Analysis and therapeutic modifications of innate immune regulatory networks in controlling T-cell activation in MS

A09

Innate immune-regulatory networks are crucial for controlling T-cell activation in MS. By combining access to unique samples with cutting-edge technologies, we aim to investigate immune-regulatory networks of peripheral (blood, lymph node) and CNS associated (cerebrospinal fluid) immune compartments to:

    1. understand alterations of these networks during disease initiation and progression in MS
    2. identifying parameters discriminating MS from other neuroinflammatory autoimmune diseases;
    3. exploring the impact of immune-modulating therapies on these networks; and
    4. generating an MS-specific immunological roadmap in distinct compartments as a path for diagnostic, prognostic, and therapeutic signatures.

 

 

 

 

 

 

 

 

Principal Investigators:

Univ.-Prof. Prof. h.c. Dr. med. Heinz Wiendl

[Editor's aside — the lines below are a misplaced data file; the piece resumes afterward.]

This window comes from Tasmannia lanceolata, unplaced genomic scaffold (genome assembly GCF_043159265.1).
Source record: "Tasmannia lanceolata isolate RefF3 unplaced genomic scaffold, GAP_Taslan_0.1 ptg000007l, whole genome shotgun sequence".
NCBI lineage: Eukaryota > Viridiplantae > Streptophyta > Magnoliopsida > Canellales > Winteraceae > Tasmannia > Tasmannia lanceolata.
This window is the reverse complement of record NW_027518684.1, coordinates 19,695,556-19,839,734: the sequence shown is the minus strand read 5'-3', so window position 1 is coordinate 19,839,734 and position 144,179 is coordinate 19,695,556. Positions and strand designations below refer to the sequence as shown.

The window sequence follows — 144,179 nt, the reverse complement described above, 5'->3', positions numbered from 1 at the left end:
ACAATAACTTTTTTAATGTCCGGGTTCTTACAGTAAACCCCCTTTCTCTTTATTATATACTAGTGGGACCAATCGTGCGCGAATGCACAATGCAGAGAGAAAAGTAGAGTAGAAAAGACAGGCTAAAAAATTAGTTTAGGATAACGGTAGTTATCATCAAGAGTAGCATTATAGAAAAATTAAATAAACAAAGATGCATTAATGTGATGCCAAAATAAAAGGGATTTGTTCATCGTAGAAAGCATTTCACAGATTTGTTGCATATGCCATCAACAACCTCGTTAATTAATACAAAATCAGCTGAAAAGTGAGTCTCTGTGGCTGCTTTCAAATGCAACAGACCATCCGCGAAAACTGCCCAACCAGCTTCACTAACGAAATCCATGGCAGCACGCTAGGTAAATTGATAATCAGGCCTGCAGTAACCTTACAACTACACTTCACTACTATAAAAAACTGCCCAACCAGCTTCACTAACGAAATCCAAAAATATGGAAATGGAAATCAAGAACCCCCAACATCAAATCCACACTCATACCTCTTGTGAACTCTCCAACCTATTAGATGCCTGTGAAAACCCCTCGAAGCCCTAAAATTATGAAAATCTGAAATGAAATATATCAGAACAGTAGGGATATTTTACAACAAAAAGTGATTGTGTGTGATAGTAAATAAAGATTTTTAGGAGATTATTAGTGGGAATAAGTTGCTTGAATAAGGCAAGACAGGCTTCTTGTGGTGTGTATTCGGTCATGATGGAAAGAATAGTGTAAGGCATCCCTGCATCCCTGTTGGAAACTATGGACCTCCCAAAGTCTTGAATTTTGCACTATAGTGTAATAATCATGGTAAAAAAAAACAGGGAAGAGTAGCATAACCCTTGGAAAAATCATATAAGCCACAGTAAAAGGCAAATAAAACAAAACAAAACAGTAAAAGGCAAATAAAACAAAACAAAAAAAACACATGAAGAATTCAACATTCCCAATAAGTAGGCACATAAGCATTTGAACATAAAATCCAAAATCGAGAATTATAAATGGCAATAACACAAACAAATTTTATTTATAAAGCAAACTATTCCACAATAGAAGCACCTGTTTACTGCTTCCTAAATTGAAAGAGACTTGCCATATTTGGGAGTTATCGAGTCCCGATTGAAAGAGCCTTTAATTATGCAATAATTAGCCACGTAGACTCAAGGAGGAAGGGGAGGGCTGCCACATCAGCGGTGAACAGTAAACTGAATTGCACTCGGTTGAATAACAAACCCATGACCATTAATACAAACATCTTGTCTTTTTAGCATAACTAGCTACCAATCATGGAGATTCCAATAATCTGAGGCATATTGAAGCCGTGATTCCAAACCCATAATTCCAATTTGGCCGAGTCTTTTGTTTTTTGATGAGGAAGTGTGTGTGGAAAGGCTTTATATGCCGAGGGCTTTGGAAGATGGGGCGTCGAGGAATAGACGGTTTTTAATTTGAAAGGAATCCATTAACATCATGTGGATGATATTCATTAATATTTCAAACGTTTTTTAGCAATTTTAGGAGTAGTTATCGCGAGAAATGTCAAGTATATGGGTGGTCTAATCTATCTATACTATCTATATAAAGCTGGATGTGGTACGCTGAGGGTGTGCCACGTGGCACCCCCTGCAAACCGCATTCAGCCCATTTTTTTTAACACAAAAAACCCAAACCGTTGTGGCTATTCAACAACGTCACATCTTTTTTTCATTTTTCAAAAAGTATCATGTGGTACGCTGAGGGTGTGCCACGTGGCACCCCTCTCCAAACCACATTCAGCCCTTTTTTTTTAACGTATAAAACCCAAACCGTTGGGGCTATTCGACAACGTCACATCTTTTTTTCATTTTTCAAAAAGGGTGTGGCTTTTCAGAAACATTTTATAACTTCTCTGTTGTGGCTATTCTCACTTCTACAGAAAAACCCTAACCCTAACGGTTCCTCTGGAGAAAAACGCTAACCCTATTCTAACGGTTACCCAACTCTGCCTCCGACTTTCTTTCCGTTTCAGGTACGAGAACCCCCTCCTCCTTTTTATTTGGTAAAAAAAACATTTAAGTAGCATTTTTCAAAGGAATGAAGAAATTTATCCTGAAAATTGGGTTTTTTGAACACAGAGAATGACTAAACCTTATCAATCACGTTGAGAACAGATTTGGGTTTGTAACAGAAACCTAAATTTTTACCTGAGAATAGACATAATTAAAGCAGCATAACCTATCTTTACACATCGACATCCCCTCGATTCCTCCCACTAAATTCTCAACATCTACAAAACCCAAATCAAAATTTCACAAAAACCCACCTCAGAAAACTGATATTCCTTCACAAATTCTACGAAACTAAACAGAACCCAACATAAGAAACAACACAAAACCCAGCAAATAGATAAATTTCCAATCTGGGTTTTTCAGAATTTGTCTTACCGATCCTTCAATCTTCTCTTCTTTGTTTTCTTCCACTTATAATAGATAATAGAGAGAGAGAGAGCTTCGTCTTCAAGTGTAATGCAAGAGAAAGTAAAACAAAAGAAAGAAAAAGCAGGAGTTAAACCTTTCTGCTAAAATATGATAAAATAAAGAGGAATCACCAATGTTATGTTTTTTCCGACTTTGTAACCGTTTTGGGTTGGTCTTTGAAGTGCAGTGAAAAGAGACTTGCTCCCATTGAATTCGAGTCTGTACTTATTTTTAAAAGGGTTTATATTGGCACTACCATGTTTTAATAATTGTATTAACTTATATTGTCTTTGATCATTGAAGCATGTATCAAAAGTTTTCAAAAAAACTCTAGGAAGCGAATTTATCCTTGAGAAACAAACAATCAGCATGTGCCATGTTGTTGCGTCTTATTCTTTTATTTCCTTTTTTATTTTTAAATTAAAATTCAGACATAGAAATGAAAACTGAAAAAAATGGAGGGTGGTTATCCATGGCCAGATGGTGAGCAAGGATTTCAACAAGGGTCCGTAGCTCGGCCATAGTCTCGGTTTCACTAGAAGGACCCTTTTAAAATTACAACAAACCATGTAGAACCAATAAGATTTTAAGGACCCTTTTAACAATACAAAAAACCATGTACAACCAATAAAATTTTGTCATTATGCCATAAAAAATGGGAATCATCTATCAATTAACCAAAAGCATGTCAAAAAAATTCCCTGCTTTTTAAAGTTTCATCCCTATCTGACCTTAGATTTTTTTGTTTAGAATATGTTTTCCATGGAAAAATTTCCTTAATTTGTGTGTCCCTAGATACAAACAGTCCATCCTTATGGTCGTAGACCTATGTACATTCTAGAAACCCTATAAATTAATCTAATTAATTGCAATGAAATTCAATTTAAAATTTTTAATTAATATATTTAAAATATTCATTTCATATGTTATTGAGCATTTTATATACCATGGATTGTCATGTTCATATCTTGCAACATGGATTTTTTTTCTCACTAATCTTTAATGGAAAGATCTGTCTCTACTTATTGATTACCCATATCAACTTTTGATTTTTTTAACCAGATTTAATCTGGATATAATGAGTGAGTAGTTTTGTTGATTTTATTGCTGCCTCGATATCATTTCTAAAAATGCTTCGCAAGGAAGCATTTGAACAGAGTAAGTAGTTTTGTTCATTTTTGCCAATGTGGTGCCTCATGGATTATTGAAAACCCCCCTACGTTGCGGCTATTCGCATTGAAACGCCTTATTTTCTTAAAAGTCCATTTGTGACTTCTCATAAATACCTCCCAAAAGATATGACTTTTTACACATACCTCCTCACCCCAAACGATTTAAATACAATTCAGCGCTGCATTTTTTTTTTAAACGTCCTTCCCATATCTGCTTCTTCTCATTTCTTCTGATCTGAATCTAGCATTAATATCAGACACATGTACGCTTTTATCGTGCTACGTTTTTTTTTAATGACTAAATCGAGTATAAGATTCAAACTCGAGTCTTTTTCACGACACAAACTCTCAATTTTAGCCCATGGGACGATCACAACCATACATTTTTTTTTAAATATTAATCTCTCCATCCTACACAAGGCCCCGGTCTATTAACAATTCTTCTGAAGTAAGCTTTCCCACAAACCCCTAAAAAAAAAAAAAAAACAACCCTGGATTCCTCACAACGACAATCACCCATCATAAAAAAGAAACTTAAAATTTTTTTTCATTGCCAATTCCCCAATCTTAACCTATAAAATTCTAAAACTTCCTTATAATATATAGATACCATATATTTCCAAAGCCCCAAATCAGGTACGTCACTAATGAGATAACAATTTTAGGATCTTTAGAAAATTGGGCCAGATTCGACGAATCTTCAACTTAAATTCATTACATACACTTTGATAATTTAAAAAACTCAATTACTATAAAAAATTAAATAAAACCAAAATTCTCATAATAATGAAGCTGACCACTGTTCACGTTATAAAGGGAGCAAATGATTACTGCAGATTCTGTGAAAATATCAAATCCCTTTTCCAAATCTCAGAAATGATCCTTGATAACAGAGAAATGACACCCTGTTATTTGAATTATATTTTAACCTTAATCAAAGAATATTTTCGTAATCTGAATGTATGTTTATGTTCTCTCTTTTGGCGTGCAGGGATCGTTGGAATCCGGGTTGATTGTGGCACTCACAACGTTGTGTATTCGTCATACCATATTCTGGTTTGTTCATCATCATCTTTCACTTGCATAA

Klinik für Neurologie mit Institut für Translationale Neurologie
Münster
heinz.wiendl@ukmuenster.de

Dr. rer. nat. Catharina Groß
Klinik für Neurologie mit Institut für Translationale Neurologie
Münster
catharina.gross@ukmuenster.de

News

Wed, 19/01/2022
One drug – different effects: Metabolism of immune cells influences mode of action and could be an indicator for side effects
Muenster – One person can eat large amounts of pasta and still be a small dress size while another looks at a piece of chocolate and puts on weight: metabolism varies between individuals – and this goes beyond a subjective feeling. What is apparent in the overall organism also applies to each cell: the metabolism […]...more
Tue, 14/12/2021
Save the date: 2nd Inflammation & Imaging Symposium
Münster. Save the date: 12-14 September 2022! We cordially invite you to join this international symposium, jointly organized by the research networks CRC 1450, CRC 1009, CRC 1348, CRU 342, CRC/TR 128 and the Cells in Motion Interfaculty Centre at the University of Münster. At the same time, we will officially open the new research […]...more
Mon, 09/08/2021
Dietary conjugated linoleic acid links reduced intestinal inflammation to amelioration of CNS autoimmunity
A close interaction between gut immune responses and distant organ-specific autoimmunity including the CNS in multiple sclerosis has been established in recent years. This so-called gut-CNS axis can be shaped by dietary factors, either directly or via indirect modulation of the gut microbiome and its metabolites. Here, SFB 128 PI Luisa Klotz and colleagues report […]...more